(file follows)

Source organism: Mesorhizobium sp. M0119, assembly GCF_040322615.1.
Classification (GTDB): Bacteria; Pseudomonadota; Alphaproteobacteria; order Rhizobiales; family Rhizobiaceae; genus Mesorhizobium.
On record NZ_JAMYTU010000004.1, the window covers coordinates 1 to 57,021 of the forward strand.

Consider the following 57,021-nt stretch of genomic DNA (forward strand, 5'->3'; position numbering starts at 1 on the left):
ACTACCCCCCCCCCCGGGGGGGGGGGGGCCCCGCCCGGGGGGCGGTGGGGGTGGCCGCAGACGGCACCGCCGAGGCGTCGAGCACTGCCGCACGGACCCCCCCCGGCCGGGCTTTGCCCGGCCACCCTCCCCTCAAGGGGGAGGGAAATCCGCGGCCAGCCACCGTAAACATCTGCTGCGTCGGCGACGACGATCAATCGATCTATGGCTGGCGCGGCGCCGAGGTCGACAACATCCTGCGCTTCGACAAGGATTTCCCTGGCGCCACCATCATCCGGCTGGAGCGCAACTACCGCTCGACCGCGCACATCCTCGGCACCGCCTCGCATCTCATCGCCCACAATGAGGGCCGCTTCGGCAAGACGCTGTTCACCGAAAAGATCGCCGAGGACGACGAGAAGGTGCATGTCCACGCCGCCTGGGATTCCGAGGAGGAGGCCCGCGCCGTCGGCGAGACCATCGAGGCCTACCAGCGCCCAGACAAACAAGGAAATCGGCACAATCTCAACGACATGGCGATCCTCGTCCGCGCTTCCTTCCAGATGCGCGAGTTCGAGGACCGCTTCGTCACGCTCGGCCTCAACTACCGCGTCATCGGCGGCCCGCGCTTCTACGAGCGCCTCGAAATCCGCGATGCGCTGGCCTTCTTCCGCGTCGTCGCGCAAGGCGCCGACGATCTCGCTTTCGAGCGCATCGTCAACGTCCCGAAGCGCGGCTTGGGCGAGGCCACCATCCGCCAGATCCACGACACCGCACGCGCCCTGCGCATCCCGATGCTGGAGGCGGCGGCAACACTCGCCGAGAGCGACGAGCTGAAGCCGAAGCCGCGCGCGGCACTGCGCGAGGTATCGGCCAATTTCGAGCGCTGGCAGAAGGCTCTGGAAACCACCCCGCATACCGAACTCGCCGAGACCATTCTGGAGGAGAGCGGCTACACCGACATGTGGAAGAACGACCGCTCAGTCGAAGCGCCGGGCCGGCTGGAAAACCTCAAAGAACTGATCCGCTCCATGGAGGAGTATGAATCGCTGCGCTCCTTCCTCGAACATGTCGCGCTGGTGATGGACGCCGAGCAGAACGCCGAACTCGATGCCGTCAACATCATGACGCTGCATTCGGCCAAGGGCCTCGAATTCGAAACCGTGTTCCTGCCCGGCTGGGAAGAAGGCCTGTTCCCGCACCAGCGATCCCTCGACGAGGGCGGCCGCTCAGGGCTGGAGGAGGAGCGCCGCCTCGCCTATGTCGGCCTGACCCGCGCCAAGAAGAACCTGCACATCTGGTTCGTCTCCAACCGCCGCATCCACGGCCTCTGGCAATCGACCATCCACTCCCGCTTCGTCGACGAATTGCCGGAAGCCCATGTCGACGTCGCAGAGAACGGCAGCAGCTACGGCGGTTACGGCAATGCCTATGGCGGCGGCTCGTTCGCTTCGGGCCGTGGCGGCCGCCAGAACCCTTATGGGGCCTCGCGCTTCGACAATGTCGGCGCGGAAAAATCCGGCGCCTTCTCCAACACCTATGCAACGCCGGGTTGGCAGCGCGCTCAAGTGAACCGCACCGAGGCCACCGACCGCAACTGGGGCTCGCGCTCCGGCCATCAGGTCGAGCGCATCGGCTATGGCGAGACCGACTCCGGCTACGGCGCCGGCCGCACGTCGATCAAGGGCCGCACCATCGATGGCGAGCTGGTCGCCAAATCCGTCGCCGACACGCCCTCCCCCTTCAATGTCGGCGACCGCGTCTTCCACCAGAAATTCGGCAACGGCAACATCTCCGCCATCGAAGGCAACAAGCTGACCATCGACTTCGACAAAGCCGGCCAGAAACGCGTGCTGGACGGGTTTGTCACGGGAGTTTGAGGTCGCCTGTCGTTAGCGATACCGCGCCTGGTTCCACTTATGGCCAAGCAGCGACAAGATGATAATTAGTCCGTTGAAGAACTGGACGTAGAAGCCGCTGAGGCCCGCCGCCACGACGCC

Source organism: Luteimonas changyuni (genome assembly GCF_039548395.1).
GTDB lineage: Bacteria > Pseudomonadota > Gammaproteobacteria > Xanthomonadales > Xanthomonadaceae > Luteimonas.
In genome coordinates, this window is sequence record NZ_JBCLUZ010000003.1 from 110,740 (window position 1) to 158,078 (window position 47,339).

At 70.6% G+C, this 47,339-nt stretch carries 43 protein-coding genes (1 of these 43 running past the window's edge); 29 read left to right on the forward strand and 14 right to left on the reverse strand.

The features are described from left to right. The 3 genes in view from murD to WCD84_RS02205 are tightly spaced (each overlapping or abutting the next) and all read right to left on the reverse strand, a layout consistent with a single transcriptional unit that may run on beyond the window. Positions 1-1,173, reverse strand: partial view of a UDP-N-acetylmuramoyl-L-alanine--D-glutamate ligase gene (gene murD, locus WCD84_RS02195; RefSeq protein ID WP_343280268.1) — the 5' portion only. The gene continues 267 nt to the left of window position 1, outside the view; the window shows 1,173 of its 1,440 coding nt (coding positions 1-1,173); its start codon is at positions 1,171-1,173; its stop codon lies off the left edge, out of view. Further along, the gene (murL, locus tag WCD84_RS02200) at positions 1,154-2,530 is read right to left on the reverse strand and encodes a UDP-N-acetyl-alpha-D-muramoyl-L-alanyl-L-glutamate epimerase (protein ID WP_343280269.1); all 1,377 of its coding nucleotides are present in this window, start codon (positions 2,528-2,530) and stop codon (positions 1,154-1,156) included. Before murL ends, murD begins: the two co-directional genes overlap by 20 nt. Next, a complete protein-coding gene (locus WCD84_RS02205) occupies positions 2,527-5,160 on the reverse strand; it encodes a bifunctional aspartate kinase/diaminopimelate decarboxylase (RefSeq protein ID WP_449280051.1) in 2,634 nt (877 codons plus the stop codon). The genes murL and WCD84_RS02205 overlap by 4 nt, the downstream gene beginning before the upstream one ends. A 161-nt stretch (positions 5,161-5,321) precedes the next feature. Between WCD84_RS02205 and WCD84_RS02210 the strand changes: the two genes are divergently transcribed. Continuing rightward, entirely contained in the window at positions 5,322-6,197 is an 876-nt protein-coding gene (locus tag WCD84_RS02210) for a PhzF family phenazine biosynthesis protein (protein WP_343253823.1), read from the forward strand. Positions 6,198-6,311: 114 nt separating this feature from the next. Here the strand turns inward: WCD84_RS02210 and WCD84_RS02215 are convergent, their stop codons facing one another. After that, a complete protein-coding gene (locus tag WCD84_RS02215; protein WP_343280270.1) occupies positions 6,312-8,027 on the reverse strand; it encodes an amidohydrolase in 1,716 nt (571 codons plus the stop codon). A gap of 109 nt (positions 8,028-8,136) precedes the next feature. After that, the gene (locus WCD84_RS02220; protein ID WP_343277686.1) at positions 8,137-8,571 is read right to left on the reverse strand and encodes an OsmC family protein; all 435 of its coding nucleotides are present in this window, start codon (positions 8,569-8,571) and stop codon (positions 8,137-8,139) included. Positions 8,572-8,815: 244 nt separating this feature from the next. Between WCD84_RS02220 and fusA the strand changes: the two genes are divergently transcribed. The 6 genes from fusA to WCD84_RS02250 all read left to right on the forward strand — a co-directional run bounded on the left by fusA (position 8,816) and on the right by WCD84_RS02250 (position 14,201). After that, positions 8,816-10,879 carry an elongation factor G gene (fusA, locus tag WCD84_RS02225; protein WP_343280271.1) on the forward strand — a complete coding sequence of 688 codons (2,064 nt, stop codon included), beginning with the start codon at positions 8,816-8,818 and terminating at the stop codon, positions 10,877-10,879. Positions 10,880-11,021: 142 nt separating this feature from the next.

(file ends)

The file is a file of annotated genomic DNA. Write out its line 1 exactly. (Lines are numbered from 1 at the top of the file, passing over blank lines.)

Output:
Source organism: Mesorhizobium sp. M0119, assembly GCF_040322615.1.